G&T - 2-and-a-half M - 9 months
What is it about being a mum that turns you into a neurotic, over-anxious diva? Honestly, what is it? Is it the hormones? The post-traumatic shock of having had to actually give birth to the things? Or does your sense of perspective simply exit your body with the placenta?
This week, we confronted yet another parenting rite of passage. At the grand old age of 2-and-a-half, we finally ditched the twins' dummies. I never wanted to use soothers. There weren't any in my hospital bag, or at home, waiting to be popped into two mewling newborn mouths. But after about ten days of constant breastfeeding, refusals to be put down and crying relays, I cracked and sent Daddy off to Boots for two little plastic lifesavers. And I think they did save my life. Or at least my sanity. Sometimes, when there are two people screaming at you, both demanding all your attention, now, you run out of options. The dummies gave me breathing space, provided blessed relief from the agonising sound of them crying for a mummy who couldn't get to them. As the twins got older, I limited the dummies more and more. I've never liked the sight of a child playing silently, sucking away, so the soothers became nothing more than a sleep aid. I intended to go by the book, and have them vanish entirely by the time the girls were 1.
But they've just started sleeping through the night. I don't want to rock the boat...
OK, they'll be gone by 18 months.
But now I'm pregnant. I can't be getting up all through the night again. I'm so tired...
I'll ditch them by the time they're 2.
Getting rid of dummies with a new baby in the house? I'm not crazy...
So here we were, at 2-and-a-half, and every nap and bedtime, the twins would pop a dummy into their mouth and drift off. But I knew it had to end, so I scouted baby mags for tips. I knew I couldn't just sneak them away. The girls wouldn't stand for that. And a suggestion about burying them in the garden sent shivers down my spine, imagining the carnage the next time the girls were set free with their sandpit spades... So we plumped for the dummy fairy. I explained how we were going to be posting the dummies away, and how the grateful fairy would deliver gifts. Helpfully, the girls had apparently had their eyes on a few goodies, so were quick to suggest appropriate presents. My heart raced as we popped the dummies into the envelope and walked to the local postbox. The twins waved them goodbye then, overexcited by the prospect of presents, insisted on running all the way back. The sight of Igglepiggle and Upsy Daisy on the doorstep stopped them, wide-eyed with wonder, in their tracks. There was a wobble at bedtime when the reality of going into their cots alone sank in, but after about half an hour of singing and hilarity, and without a single cry or dummy demand, they both dropped off. Simple as that. Turns out it was yet another parenting dilemma I'd blown out of all proportion in my mind.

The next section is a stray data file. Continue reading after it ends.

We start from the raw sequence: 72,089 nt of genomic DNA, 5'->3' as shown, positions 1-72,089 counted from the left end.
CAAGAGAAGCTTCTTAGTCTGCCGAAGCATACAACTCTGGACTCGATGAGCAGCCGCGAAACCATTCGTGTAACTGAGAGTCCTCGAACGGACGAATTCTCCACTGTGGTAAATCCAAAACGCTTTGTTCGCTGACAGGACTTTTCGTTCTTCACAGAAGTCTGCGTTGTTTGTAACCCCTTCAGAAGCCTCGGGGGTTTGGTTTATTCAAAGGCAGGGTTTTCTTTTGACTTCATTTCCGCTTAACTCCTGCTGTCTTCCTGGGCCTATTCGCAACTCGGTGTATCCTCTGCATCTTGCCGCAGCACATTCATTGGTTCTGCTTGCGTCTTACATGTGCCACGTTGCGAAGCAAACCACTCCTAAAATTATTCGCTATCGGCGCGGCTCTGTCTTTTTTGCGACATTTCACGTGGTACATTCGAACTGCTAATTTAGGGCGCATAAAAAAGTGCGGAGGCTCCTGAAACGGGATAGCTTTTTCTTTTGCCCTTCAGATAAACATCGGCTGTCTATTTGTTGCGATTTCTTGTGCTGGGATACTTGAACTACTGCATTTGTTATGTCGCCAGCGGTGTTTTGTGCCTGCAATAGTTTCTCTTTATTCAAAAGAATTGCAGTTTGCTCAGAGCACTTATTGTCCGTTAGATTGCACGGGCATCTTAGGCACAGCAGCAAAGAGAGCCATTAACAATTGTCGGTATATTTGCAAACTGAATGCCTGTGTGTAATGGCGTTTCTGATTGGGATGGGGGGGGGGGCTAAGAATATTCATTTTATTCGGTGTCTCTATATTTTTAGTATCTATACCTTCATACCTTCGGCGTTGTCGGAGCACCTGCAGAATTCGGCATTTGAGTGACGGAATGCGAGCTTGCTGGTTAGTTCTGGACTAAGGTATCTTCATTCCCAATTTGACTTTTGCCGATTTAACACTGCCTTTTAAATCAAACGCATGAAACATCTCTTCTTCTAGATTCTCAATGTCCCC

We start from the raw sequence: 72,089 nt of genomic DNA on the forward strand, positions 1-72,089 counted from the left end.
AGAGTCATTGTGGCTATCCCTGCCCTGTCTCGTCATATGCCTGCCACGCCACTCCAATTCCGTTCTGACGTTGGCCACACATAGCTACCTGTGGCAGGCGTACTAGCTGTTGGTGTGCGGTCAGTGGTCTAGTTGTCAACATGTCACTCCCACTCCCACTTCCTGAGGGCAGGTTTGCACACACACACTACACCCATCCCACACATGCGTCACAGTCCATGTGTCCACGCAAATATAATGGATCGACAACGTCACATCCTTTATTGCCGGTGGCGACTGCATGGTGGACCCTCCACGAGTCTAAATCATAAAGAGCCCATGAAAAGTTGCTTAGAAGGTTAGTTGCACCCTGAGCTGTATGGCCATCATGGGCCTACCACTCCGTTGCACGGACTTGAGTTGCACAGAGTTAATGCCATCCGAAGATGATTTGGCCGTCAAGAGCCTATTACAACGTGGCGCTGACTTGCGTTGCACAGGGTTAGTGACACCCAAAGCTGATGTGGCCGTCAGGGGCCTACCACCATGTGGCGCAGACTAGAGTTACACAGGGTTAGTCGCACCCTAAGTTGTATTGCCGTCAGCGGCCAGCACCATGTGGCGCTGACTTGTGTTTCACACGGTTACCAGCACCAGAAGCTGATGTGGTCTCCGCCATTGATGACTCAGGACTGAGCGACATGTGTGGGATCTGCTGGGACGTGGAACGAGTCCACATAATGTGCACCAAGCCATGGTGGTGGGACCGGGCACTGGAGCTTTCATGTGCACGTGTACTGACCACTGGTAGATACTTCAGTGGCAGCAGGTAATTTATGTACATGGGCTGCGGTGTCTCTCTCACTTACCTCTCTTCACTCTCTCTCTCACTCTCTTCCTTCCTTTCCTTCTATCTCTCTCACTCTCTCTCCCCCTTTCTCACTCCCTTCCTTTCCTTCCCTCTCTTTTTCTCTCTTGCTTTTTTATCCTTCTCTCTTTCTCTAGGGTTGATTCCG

Sleep training, getting rid of bottles, changing from sleeping bags to duvets... Every time, I've spent days agonising over how the twins would react, and every time, they've barely batted an eyelid. Even potty training. OK, so it's not been easy, but I've realised that's only because I've got it double. T has been relatively easy and if I'd only had G, I'd simply have realised it wasn't her time and tucked the big girl pants away for another day. So what's with me? I don't think of myself as an anxious person. I'm pretty easy-going most of the time. Has becoming a mum made me this way? Am I resigned to a life of stomach-churning fear every time the girls go to school, or to a sleepover, or on a date? Seemingly it gets even worse when you become a grandparent. My dad, who spent my childhood returning to the house, shamefaced, with a grubby, happy child and a broken buggy, because, 'They'll remember the experience of the speed down that hill,' makes a grab for my daughters if they so much as stand on a chair. He can't explain it, but he sees danger everywhere, imagines every worst case scenario. I scoff at him and tell him that they need to learn to fall, but really, I'm no better. Having been determined to be an ethereal and serene earth mother, I never imposed a routine on the girls, but they ended up choosing one for themselves, and I ended up clinging to it, terrified of anything that would stop them sleeping. Stop me sleeping. I think that's the answer. It's self-preservation. My days are exhausting. Full on and fun, but exhausting. I need every precious minute of sleep I can get, and I live in fear of those bad nights when my body aches to be lying in bed, but just can't get there. So I'll keep dreading the changes, and with any luck, the girls will keep proving me wrong. I'll keep right on being an over-anxious diva of a mum and look forward to the day I can be an over-anxious diva of a granny instead, and just sneak off home for a good night's rest.